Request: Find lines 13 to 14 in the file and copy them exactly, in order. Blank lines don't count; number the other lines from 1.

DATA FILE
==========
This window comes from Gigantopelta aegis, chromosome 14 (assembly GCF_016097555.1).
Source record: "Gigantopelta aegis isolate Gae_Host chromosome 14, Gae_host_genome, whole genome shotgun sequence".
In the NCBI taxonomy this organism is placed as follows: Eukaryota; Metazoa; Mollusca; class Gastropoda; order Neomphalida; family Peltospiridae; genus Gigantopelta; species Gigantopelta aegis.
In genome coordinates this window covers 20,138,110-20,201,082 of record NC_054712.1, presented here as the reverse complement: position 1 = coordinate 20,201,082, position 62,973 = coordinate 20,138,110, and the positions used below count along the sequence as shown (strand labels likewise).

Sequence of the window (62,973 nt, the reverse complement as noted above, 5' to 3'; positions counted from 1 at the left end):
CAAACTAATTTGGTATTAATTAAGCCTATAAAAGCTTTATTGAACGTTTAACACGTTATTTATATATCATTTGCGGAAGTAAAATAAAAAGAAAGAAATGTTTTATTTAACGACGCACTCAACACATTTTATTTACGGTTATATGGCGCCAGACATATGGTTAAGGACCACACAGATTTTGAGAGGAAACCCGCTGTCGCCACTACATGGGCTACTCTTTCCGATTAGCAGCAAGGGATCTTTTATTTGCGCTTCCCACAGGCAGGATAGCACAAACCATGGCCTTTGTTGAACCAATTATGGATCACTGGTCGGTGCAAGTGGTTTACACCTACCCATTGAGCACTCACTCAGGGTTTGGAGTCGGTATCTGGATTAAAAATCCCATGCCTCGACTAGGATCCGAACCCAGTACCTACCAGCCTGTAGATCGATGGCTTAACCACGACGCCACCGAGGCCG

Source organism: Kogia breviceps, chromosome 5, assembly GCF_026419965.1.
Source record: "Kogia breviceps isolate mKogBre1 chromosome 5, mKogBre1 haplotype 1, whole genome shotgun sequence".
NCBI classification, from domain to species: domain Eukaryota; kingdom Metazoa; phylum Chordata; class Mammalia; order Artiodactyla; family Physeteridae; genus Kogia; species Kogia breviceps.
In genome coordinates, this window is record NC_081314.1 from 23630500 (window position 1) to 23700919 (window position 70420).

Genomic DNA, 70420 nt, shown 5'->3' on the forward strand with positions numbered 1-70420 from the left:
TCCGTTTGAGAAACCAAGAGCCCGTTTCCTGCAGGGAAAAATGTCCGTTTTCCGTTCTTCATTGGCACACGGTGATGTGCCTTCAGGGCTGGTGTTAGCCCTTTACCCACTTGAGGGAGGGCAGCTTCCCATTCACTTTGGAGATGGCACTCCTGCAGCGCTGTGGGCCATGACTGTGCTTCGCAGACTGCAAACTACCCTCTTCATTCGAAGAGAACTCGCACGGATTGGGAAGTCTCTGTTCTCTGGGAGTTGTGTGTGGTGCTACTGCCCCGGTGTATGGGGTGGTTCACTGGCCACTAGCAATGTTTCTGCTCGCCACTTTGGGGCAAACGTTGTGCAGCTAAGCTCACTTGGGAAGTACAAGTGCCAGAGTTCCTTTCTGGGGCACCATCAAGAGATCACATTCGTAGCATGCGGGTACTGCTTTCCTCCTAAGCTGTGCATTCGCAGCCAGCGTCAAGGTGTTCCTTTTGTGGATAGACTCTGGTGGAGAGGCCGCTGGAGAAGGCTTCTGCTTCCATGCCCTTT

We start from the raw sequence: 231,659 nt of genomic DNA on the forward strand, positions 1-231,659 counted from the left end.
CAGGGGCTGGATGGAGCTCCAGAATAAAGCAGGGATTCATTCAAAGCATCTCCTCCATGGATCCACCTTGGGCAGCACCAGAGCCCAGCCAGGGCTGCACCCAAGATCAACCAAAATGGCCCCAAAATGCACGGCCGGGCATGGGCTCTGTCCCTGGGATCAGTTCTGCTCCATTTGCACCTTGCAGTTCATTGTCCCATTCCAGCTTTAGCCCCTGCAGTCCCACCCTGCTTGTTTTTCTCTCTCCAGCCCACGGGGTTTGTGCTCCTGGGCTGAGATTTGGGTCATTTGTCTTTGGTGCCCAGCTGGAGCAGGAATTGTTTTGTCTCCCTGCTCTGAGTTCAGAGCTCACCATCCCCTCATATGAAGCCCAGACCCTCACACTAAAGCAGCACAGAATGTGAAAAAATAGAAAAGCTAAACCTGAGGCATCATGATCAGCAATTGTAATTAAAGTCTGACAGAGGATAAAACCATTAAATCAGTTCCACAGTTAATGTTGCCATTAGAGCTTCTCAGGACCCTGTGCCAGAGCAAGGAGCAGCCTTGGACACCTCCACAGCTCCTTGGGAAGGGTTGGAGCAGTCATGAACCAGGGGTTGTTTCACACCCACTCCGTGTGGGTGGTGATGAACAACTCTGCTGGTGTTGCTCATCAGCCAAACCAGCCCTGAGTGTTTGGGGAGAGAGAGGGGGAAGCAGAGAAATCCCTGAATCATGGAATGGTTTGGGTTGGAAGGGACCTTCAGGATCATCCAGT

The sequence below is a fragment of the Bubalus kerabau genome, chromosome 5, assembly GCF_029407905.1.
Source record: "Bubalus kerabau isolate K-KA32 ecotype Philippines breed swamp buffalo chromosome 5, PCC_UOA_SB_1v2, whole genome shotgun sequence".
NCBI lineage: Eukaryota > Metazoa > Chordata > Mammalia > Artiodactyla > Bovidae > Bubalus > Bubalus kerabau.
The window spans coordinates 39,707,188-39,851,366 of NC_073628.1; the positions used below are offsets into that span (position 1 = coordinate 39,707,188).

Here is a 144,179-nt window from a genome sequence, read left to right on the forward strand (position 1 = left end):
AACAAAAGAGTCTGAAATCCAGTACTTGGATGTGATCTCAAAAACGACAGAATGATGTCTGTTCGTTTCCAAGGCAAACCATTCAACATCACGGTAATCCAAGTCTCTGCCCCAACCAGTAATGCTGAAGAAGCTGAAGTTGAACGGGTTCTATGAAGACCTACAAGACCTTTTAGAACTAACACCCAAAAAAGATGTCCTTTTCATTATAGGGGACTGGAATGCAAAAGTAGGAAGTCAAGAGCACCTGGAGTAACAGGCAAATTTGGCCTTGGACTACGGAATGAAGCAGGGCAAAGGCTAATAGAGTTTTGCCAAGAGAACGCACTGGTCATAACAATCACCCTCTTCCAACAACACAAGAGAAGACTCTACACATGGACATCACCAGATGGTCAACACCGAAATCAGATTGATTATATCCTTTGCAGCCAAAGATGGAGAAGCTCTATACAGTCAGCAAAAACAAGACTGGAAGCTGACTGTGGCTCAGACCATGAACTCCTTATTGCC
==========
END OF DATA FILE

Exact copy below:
We start from the raw sequence: 231,659 nt of genomic DNA on the forward strand, positions 1-231,659 counted from the left end.
CAGGGGCTGGATGGAGCTCCAGAATAAAGCAGGGATTCATTCAAAGCATCTCCTCCATGGATCCACCTTGGGCAGCACCAGAGCCCAGCCAGGGCTGCACCCAAGATCAACCAAAATGGCCCCAAAATGCACGGCCGGGCATGGGCTCTGTCCCTGGGATCAGTTCTGCTCCATTTGCACCTTGCAGTTCATTGTCCCATTCCAGCTTTAGCCCCTGCAGTCCCACCCTGCTTGTTTTTCTCTCTCCAGCCCACGGGGTTTGTGCTCCTGGGCTGAGATTTGGGTCATTTGTCTTTGGTGCCCAGCTGGAGCAGGAATTGTTTTGTCTCCCTGCTCTGAGTTCAGAGCTCACCATCCCCTCATATGAAGCCCAGACCCTCACACTAAAGCAGCACAGAATGTGAAAAAATAGAAAAGCTAAACCTGAGGCATCATGATCAGCAATTGTAATTAAAGTCTGACAGAGGATAAAACCATTAAATCAGTTCCACAGTTAATGTTGCCATTAGAGCTTCTCAGGACCCTGTGCCAGAGCAAGGAGCAGCCTTGGACACCTCCACAGCTCCTTGGGAAGGGTTGGAGCAGTCATGAACCAGGGGTTGTTTCACACCCACTCCGTGTGGGTGGTGATGAACAACTCTGCTGGTGTTGCTCATCAGCCAAACCAGCCCTGAGTGTTTGGGGAGAGAGAGGGGGAAGCAGAGAAATCCCTGAATCATGGAATGGTTTGGGTTGGAAGGGACCTTCAGGATCATCCAGT